Additional features on the site include a trends report, ratings info and news. Future plans include opening a forum to facilitate coproductions, increasing video streaming, and adding e-commerce travel arrangements.

Launched in October 1999, roughly one-third of’s program listings are documentaries – 2,000 of a total 7,000 programs. The site is advertising-fueled, so producers and distributors do not pay to list programs. Buyers also access the site for free. That said, is not accessible to the average web surfer, as it has a monitored registration process – both buyers and sellers must register, and their legitimacy is cross-referenced with a series of industry guides.

Sellers can list programs with video streaming clips in both narrowband and full-screen broadband formats. Marketing executive Adi McAbian says that along with access to new program listings, both buyers and sellers want service and content, which is how TvResource surpasses other sites. ‘We think buyers will come to us because we give them the most content and the most usability.’ He says that they also aim to give sellers an environment that warrants the time spent to keep updated listings. ‘If it isn’t fresh, then your database isn’t very valuable.’ is the first online marketplace to have launched a materials delivery service. Distributors or producers can pay a fee to have delivery materials, such as scripts, music cue sheets, and high-resolution images, stored in a secured section of their program-listing site. They can then grant private logins and passwords to buyers, which allow them to download the materials, cutting down on shipping costs.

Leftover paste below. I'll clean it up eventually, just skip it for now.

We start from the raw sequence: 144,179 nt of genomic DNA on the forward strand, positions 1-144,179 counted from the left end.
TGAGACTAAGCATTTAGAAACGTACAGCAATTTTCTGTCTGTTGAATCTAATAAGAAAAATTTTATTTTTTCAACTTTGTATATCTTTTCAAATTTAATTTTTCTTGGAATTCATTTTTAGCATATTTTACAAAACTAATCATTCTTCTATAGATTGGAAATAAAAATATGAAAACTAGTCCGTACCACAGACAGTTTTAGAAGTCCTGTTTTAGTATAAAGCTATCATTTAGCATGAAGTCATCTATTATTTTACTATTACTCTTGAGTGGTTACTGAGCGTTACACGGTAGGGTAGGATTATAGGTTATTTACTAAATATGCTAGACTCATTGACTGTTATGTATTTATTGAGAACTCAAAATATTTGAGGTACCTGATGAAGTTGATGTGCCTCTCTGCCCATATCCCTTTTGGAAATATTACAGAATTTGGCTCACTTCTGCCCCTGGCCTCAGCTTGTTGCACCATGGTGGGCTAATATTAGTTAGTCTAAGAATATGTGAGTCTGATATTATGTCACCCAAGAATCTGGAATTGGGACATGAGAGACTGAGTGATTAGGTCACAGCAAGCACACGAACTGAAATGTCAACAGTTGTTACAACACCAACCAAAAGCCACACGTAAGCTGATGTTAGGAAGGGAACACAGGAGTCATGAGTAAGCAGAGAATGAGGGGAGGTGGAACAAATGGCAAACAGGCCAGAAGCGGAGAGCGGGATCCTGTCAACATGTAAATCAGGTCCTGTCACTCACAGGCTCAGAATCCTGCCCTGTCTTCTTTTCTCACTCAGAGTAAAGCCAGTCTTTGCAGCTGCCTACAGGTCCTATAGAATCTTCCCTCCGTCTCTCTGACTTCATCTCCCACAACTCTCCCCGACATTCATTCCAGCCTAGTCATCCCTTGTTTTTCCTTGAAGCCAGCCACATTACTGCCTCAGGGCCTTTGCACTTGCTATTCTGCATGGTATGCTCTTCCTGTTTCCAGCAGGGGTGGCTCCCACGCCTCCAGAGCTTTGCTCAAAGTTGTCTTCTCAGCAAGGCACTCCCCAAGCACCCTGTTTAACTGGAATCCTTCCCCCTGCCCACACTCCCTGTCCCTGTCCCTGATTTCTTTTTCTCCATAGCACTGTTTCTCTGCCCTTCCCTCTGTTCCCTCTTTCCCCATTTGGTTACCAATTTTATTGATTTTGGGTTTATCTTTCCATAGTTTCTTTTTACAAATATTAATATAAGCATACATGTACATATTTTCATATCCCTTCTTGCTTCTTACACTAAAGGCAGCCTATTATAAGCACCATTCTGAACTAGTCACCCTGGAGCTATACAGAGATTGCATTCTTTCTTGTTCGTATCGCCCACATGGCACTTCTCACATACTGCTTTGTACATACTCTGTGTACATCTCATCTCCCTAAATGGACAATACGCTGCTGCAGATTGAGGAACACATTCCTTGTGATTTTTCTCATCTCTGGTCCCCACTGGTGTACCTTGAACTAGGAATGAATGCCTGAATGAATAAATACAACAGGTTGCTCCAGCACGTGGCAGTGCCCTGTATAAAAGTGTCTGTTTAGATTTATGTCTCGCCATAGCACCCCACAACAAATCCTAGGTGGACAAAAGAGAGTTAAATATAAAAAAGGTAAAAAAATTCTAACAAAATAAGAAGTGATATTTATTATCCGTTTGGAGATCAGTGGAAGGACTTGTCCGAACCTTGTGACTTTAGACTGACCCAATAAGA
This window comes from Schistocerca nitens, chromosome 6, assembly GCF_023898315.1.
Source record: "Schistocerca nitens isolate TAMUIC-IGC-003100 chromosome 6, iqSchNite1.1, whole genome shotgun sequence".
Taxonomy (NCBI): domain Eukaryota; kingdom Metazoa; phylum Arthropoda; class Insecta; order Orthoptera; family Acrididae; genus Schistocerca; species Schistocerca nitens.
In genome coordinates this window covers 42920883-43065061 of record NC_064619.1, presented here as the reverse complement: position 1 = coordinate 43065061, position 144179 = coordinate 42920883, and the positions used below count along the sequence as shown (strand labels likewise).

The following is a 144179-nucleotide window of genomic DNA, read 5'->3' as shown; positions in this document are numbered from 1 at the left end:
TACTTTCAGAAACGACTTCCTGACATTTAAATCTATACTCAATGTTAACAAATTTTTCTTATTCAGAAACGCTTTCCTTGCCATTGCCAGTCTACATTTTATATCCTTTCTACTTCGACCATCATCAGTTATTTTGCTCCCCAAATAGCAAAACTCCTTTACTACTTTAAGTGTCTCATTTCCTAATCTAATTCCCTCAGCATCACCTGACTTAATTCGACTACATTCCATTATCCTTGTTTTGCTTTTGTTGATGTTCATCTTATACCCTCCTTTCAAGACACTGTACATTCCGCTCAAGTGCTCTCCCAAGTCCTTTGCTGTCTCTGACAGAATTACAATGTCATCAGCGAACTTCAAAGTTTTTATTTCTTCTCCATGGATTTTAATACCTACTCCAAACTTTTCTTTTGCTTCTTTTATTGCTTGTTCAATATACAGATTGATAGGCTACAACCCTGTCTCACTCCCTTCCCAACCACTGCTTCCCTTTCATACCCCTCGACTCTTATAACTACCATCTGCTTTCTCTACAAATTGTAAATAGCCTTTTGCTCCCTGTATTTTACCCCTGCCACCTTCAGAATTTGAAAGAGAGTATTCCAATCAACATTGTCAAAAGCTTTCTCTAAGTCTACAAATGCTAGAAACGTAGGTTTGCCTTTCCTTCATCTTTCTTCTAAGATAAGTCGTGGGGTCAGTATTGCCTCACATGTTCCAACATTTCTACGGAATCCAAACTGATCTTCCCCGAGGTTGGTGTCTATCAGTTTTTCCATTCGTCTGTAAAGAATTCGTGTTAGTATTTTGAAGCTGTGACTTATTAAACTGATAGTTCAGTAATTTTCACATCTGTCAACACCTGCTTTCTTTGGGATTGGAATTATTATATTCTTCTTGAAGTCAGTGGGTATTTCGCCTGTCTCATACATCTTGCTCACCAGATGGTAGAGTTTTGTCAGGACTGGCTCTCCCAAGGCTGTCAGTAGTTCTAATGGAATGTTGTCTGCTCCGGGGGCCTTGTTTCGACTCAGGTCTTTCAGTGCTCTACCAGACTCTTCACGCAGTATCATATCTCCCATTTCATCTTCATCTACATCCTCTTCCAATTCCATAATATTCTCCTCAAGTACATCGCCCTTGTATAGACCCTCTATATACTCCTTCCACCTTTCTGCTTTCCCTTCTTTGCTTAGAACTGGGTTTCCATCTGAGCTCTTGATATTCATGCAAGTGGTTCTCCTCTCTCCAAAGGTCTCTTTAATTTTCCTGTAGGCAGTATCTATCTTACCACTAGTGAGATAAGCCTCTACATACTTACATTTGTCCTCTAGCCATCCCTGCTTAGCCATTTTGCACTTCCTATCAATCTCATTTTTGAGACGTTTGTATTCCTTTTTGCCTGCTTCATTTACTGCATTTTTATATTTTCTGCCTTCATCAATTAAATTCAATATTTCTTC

TvResource will soon launch a fee-based private labeling system, enabling distributors and producers to link from their own home page to their product catalogue on the TvResource site. The site will be branded with the listing company’s own look and feel, meaning users will only see the specific producer/distrib’s company brand, never knowing that the back-end operations of the site are designed and maintained by